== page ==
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QUAC water polo team’s local, national fame

Like many members of the Queer Utah Aquatic Club, Patrick Hayes has had a life-long interest in swimming, having taken up the sport as a child with his three brothers in Southern California.

“Our parents started us on swimming lessons so we wouldn’t drown when we went to the beach. My mother saw that it tired us out, so we were easy to manage,” laughed Hayes. “She saw the benefits of it and we all shared some promise in it, and we liked it as well.”

Hayes said that he and his brothers naturally gravitated toward water polo when they entered high school, thanks to a childhood spent in the water.

“It was natural for us since we were all swimmers,” he said. “When water polo was introduced in our lives, we followed through.”

Hayes continued the sport throughout college, as a member of the University of Utah’s water polo team (“We really just had a team to keep water polo as a Division 1 sport, because teams were kind of falling away,” he explained.). Then after several years of coaching a number of local high school teams, Hayes said that QUAC asked him to start up its water polo team in 2003 in cooperation with coach Andrew Hunt.

“We built the team up to 15 or 16 players and it’s gone from there,” he said.

QUAC’s water polo team has gone to some impressive places as well. At first, said Hayes, a number of interested swimmers left after the first few practices, having not realized “how physical” the sport would be. But after QUAC put out a call for players to Utah’s water polo community at-large, Hayes said that the team soon came together. And as the years went on, experienced players from college water polo teams like the University of Utah’s also joined, adding to the team’s strength and speed.

Soon enough, this diverse team was winning not only international competitions, but the attention of water polo enthusiasts around the world. In 2007, the team took first place at the International Gay & Lesbian Aquatics championship in Paris and took a silver medal home from Chicago’s Gay Games in 2006, where they lost to West Hollywood’s team — the team that has been their strongest rival since. Nonetheless, QUAC took home the gold at the Gay Games VIII in Cologne, Germany last year.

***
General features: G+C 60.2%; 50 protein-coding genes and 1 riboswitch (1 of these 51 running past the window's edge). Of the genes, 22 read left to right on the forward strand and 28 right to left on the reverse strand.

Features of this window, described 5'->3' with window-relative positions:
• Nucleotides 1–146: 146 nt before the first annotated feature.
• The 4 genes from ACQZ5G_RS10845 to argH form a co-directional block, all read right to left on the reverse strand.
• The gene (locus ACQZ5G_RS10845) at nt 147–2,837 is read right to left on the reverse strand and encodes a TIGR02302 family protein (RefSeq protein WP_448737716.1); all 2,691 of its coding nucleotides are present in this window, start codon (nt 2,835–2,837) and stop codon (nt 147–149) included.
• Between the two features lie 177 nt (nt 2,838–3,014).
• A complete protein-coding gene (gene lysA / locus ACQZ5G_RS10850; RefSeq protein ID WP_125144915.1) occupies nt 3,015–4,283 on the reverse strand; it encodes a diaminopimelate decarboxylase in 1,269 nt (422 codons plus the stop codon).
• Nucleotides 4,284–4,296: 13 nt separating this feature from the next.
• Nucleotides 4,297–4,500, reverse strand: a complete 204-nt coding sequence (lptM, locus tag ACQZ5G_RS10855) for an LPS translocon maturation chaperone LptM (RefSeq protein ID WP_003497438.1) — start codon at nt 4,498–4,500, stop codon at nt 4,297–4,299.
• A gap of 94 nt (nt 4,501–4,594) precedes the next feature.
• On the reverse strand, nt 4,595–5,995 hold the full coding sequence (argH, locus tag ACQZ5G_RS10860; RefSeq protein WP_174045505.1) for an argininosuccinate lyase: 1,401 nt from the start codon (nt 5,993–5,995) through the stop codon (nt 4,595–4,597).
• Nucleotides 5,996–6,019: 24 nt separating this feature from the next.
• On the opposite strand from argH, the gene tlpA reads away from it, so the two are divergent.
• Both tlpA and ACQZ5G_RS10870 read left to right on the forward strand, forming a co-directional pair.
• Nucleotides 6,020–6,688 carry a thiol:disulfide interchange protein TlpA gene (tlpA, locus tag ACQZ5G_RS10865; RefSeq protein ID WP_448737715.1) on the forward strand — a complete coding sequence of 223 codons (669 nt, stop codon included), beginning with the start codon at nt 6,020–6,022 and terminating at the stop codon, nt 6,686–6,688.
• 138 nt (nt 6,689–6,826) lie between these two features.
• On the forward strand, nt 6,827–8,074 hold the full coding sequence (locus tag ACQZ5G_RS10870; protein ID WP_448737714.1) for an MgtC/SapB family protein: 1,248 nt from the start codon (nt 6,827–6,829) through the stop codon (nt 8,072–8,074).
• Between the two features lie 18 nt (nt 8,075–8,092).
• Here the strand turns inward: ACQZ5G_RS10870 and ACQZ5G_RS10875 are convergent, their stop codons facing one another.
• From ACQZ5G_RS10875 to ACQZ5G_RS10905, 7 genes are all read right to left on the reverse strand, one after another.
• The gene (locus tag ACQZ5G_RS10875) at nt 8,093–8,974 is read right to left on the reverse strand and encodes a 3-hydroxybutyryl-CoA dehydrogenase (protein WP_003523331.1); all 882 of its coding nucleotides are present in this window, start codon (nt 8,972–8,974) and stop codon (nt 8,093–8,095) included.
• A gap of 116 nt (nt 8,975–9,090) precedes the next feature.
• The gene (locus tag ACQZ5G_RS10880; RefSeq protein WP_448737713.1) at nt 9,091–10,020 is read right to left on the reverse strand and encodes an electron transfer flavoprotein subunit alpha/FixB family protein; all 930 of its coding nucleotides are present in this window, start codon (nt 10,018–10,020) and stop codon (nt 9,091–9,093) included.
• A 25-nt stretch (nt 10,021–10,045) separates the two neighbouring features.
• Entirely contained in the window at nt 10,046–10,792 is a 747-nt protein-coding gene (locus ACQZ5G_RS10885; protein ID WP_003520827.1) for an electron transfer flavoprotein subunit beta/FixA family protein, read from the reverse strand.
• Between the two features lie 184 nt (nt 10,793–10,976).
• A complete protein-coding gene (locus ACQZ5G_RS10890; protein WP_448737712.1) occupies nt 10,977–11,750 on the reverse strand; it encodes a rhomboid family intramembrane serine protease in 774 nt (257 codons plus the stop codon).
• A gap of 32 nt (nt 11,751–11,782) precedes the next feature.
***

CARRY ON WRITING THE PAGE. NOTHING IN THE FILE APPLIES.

“We’re pretty much considered a favorite when we show up,” said Hayes.

While QUAC accepts members of all sexual orientations and gender identities, the “queer” in its name has often lead people to think that it’s a lesbian, gay, bisexual and transgender-only swimming organization. Hayes, who identifies as straight, said this is not the case.

“When we first started, the only straight people were myself and Andrew,” he said. “They [the lesbian, gay, bisexual and transgender players] were more worried about me accepting them. They didn’t want to impose on me, which I thought was funny because I was fine [with them].”

Today, Hayes said that the water polo team is “about one-third gay” and includes men and women.

While water polo is an intense sport, as the team’s first players soon found out, this does not mean that only experienced players need apply. The team holds clinics in autumn, said Hayes, “to introduce new players to bring them in slowly.” These clinics teach participants everything from how to pick up the ball and shoot it, to how to successfully maneuver around other players.

“If you’re not that good of a swimmer, it can be difficult because it’s a difficult sport,” he said. “So if you’re not used to that it can be very intimidating.”

At the same time, however, Hayes noted that the water polo team’s multiple wins have been forcing QUAC to think about how to remain inclusive without disappointing people who are interested in competing.

“It’s a continuing process,” he said. “QUAC’s mission is to be inclusive. It’s not really about being competitive or winning, but they do get a lot of joy [from winning], and there’s a lot of pride in water polo championship. But [winning] is not QUAC’s mission, it’s more of a side benefit.”

And Hayes and his team both hope to take pride in more games throughout 2011 and 2012, including the IGLA Championships in Hawaii this summer. However, Hayes also said he and the team are proud of the growing attention they’ve been receiving from Utah’s lesbian, gay, bisexual, transgender and queer community. During a 2010 demonstration at Temple Square held to protest anti-gay remarks made by LDS Apostle Boyd K. Packer, Hayes said that several protesters recognized him and other members of the team.

“I had several people come up to me and tell me that they knew we’d won the Gay Games and how excited they were,” he said. “That happens more and more on a continuing basis. We’re becoming very recognizable.”

For more information about the water polo team visit quacquac.org.

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